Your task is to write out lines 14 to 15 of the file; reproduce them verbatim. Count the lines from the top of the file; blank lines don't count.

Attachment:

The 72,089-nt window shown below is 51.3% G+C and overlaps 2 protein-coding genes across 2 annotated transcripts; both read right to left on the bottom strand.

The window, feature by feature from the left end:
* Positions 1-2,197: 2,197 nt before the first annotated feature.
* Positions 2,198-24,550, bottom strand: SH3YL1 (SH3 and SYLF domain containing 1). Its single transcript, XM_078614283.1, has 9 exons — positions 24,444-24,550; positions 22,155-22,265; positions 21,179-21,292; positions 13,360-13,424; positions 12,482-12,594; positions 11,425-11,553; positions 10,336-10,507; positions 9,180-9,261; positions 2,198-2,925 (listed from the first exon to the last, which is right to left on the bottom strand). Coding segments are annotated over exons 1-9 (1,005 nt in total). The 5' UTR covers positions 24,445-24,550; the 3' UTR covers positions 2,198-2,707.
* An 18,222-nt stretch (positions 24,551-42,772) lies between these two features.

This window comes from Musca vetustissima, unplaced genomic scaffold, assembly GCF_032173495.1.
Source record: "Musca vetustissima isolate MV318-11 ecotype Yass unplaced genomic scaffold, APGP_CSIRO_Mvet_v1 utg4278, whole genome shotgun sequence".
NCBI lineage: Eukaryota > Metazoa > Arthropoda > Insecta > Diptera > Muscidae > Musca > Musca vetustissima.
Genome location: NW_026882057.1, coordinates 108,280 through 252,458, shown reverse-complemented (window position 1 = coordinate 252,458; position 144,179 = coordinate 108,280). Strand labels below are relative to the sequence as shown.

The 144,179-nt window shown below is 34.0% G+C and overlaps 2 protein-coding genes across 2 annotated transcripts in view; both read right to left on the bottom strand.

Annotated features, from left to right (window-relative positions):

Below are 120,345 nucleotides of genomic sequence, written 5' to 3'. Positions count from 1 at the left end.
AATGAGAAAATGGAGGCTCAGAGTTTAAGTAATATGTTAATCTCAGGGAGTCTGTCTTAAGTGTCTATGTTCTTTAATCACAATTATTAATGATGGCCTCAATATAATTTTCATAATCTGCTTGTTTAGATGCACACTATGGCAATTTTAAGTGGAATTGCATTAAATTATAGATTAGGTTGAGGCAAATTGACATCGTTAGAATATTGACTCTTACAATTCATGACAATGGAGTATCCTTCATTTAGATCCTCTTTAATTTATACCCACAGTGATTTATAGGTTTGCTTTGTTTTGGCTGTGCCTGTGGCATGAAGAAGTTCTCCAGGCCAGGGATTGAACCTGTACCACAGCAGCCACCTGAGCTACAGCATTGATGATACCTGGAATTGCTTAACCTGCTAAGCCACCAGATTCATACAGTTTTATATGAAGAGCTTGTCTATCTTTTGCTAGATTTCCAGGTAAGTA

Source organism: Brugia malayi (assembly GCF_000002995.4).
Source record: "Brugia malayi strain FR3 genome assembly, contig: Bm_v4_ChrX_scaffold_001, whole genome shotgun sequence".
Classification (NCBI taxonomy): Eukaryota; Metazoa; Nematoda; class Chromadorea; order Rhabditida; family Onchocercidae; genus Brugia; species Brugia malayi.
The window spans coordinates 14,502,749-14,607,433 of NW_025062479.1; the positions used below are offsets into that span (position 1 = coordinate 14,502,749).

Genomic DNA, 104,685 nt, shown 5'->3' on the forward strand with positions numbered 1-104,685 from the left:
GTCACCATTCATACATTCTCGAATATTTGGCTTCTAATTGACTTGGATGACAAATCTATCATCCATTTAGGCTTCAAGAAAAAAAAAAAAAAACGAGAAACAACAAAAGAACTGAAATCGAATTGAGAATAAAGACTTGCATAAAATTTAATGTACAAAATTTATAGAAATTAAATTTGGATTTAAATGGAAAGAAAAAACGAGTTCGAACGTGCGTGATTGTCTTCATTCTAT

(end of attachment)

Source organism: Brugia malayi (assembly GCF_000002995.4).
Source record: "Brugia malayi strain FR3 genome assembly, contig: Bm_v4_ChrX_scaffold_001, whole genome shotgun sequence".